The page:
Depression remains an important and undertreated chronic illness. Current data suggest that depression in primary care is a heterogeneous entity of mild-to-moderate severity (when compared with illness encountered in psychiatric settings), but even in its mildest forms represents a major source of impairment and disability—apart from its deleterious effects on comorbid somatic illness like coronary artery disease, stroke, and diabetes.
Primary care clinicians tend to miss the diagnosis of depression when patients present with predominately somatic symptoms (vs. emotional symptoms that can be readily tied to a psychosocial stressor) and when symptoms are mild, often preferring watchful waiting to intervention with medication. When they do opt for antidepressants, treatment dosages and duration tend to be suboptimal and patient adherence can be poor. In any clinical setting, treatment outcomes will improve when an organized and evidence-based approach is used. Some favor the use of algorithms to help limit both pseudoresponses and true nonresponses or partial responses that leave patients open to continuing impairment from subsyndromal symptoms and quick relapses when treatment is discontinued.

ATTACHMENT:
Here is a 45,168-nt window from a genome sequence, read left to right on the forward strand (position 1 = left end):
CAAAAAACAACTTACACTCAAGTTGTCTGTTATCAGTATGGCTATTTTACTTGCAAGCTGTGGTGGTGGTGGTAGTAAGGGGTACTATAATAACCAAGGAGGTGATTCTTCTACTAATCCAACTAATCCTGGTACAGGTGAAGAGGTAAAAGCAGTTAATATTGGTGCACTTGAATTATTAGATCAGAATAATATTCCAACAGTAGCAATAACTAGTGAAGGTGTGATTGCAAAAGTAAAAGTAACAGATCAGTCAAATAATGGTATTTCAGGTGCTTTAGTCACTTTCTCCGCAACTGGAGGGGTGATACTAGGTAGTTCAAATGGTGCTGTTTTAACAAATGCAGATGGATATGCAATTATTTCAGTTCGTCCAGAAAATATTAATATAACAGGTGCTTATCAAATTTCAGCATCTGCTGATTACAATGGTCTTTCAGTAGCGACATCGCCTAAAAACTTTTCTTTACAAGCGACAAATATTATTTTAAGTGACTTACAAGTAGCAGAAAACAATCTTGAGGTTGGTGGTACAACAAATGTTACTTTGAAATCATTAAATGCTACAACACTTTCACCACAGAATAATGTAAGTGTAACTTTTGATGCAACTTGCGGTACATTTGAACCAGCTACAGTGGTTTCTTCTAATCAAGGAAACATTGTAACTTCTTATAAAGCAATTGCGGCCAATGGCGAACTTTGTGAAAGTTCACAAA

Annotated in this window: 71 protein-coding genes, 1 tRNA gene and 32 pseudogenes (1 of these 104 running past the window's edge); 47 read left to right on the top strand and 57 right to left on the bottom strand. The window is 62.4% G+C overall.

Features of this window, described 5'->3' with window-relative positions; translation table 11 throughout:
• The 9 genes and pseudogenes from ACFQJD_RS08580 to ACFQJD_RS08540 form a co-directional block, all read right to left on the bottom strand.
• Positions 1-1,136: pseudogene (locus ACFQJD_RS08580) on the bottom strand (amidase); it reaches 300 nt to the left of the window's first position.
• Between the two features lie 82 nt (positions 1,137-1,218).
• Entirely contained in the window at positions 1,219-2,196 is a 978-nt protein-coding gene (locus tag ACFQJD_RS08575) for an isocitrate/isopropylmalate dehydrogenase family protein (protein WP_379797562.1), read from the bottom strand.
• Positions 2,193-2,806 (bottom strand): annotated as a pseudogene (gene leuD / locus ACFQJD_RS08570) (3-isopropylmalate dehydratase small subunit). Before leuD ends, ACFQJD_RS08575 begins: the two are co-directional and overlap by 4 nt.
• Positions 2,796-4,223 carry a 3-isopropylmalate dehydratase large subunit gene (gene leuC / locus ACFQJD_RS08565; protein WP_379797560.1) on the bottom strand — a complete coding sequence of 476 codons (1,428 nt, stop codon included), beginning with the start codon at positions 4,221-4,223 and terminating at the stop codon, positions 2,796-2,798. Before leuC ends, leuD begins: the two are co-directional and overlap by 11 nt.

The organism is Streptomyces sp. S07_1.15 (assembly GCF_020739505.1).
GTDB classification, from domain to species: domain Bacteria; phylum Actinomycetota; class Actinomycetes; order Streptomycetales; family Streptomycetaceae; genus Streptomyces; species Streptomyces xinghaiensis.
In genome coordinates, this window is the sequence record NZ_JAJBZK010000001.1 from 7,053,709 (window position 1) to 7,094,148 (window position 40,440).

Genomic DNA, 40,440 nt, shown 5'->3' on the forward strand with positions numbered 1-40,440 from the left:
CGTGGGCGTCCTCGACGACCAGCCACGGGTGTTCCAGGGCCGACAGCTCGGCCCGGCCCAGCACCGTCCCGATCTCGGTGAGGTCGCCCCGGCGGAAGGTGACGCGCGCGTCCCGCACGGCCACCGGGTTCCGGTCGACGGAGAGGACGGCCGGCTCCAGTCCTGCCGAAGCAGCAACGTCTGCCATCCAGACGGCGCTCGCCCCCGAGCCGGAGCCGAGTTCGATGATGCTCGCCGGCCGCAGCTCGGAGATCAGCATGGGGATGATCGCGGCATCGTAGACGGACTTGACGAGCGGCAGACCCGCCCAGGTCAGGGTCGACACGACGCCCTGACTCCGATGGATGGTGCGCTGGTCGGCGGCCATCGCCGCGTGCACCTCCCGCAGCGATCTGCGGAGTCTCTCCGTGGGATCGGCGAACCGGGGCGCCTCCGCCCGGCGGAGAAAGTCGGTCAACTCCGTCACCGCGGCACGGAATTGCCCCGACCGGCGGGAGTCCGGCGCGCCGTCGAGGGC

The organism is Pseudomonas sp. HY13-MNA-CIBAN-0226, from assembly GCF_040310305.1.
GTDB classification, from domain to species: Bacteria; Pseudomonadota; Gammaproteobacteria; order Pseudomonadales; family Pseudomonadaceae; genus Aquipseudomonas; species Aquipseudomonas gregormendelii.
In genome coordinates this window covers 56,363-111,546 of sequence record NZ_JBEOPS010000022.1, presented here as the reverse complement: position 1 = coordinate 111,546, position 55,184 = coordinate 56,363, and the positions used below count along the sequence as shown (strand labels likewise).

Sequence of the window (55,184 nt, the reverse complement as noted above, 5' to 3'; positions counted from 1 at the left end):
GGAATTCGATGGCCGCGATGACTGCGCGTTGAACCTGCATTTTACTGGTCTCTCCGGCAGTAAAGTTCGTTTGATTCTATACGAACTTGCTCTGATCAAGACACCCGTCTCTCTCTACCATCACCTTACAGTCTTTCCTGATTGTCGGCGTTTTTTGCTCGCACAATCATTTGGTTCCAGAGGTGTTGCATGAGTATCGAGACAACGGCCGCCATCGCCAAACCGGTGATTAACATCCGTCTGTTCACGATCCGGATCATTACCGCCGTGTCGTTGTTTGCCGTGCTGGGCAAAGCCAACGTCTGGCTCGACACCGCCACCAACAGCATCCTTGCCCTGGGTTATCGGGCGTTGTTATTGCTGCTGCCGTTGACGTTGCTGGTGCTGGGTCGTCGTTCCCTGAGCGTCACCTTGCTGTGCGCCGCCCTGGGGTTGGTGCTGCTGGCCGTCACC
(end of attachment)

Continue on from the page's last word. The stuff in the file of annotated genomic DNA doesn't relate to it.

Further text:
The Primary Care Companion is pleased to offer our readers a summary of the current state of the art in treatment algorithms for major depression and generalized anxiety disorder. This series of articles begins with Dr. Michael E. Thase comparing the remission rates of various antidepressants, utilizing data from recent meta-analyses of randomized controlled trials. Dr. Madhukar H. Trivedi reviews treatment algorithms for depression and discusses rationale and state of the art. Dr. Richard C. Shelton has written an excellent review of antidepressant combination and augmentation strategies that can be very effective in converting partial responders or nonresponders to remitters. Dr. Michael S. Klinkman, a family physician, broadly discusses depression in primary care and the potential that algorithm use could have in our setting. The series concludes with a discussion of a closely related disorder—generalized anxiety disorder—and Drs. Jack M. Gorman and Larry Culpepper review the importance of treatment remission and the use of algorithms.
We hope this supplement is informative and of ready clinical use. Enjoy.
J. Sloan Manning
Editor in Chief
The Primary Care Companion to the Journal of Clinical Psychiatry